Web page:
When CVS came into town, people were concerned about the light from the parking lot lights. CVS wanted to put in 60 foot tall fixtures. At the community meeting, I suggested 15 foot fixtures with shields to keep light from leaving their property. Also to build earth berms with landscaping around the back in addition to the fence they had proposed. Amazingly they said yes on the spot. And the light doesn’t leave their lot.

    One of the councilmen approached me afterward and asked “How did you come up with what you asked for?”. When I was in college, I told him, that’s what the school had done to quiet down the neighbors when they were building on the edge of the campus (those neighbors had nothing to complain about, they built a beautiful limestone building). Now the town asks for short light poles (not building code, yet anyway).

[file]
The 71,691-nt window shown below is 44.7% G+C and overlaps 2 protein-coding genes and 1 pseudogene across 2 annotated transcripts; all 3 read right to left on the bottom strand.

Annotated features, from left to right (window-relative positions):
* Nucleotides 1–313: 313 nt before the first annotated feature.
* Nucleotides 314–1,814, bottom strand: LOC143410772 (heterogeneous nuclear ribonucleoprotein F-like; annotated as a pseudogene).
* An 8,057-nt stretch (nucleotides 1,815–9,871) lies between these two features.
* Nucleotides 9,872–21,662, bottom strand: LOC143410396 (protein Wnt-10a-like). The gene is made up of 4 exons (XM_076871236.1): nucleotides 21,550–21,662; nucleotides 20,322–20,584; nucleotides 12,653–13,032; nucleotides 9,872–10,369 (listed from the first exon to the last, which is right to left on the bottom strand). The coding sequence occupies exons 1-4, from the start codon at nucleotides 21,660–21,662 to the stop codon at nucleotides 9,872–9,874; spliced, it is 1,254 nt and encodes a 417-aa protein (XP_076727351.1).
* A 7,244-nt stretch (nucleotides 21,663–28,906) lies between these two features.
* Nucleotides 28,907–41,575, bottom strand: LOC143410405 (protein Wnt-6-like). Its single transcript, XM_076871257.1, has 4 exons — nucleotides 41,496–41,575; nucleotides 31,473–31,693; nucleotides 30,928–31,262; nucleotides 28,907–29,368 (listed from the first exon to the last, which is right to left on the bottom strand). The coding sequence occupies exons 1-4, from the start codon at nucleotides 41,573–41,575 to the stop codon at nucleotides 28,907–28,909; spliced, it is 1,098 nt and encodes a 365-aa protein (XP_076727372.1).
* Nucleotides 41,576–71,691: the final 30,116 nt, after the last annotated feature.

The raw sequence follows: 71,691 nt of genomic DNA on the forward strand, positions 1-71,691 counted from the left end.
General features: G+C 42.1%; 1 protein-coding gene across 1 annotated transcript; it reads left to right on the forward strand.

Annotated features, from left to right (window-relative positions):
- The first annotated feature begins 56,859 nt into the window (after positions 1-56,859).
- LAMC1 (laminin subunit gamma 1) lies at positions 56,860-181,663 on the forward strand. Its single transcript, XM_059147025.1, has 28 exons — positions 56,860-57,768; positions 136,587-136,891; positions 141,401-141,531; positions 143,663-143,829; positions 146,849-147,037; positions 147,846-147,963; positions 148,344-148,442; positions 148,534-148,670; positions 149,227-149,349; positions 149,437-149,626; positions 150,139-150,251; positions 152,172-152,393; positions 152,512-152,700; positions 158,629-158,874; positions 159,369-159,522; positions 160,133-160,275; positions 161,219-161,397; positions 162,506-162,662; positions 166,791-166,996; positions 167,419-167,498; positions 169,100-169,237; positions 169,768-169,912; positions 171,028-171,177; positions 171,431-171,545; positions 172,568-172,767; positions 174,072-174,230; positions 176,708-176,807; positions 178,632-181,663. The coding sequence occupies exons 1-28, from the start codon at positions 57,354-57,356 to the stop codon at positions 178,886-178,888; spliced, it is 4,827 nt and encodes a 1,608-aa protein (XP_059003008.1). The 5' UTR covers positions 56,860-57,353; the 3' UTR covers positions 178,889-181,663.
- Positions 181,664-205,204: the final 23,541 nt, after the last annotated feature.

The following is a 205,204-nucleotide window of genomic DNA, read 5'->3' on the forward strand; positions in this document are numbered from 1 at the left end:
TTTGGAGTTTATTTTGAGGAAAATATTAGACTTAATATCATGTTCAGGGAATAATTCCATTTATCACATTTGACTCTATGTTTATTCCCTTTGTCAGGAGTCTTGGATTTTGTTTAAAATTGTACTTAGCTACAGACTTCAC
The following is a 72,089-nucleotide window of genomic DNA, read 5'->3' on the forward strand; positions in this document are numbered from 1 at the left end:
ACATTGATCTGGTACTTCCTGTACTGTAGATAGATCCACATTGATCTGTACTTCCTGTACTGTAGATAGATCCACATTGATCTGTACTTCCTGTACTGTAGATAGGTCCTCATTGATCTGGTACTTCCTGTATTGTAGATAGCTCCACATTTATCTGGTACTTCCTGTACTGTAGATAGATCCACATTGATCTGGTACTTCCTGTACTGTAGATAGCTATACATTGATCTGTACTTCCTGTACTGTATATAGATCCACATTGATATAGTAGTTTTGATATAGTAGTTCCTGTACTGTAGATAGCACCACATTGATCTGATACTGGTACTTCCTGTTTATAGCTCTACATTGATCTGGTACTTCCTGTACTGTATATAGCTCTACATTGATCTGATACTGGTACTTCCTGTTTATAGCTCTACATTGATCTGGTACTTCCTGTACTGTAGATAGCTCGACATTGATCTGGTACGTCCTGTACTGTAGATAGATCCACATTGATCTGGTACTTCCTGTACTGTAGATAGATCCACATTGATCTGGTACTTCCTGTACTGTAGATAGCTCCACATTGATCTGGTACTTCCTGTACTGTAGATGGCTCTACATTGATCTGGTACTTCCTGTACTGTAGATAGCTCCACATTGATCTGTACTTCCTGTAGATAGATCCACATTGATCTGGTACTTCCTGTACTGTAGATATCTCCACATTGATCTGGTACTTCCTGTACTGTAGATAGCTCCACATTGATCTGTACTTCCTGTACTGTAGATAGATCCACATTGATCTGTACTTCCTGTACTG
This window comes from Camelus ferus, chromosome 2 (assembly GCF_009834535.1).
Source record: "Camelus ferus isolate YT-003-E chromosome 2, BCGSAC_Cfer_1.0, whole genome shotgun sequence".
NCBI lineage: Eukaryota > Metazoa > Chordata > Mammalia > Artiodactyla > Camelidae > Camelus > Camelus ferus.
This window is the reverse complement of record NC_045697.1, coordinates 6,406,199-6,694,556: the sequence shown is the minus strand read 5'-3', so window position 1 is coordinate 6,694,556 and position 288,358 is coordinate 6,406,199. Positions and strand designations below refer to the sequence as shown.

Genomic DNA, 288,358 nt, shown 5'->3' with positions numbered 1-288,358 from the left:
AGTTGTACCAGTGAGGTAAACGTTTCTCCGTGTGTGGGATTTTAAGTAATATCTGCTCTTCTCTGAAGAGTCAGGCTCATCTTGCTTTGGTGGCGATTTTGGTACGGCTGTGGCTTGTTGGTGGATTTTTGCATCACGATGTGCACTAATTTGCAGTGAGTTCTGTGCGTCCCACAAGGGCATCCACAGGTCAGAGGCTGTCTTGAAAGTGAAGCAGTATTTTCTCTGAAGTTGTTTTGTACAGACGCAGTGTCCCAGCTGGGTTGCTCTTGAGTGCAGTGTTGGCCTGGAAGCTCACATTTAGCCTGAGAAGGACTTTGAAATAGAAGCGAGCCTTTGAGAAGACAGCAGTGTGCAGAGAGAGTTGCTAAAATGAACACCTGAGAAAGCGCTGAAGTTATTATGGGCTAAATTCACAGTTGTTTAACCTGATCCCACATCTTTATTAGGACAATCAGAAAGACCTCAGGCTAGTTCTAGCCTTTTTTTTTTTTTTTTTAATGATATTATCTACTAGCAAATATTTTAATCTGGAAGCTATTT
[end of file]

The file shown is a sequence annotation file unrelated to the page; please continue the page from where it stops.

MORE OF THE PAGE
Oh, by the way, Dollar General recently closed their store here. Last I heard their building will be razed. It about 15 years old. So maybe yours won’t be around too long too.

    • Yep. Zoning doesn’t not only doesn’t keep out the bigs it makes it so only the bigs can do anything.

      Right in a chicago suburb, seven houses got torn down and a walgreens and a bank went up. Right there on the major street edge of the subdivision. 171st and 84th ave in Tinley Park IL if anyone wants to see. So zoning does absolutely no good because the bigs can come in and put up whatever they want next door.

  17. This is always a tough one for me as well. These “Dollar” stores are the rural versions ghetto pawn shops, popping up everywhere, selling the left over and remaindered junk that couldn’t be moved through the local Wal Marx. Ugh. That said, there really is no alternative but to respect the property rights of others to do as they see fit, at least until there is demonstrable harm done to your property as a result of their actions.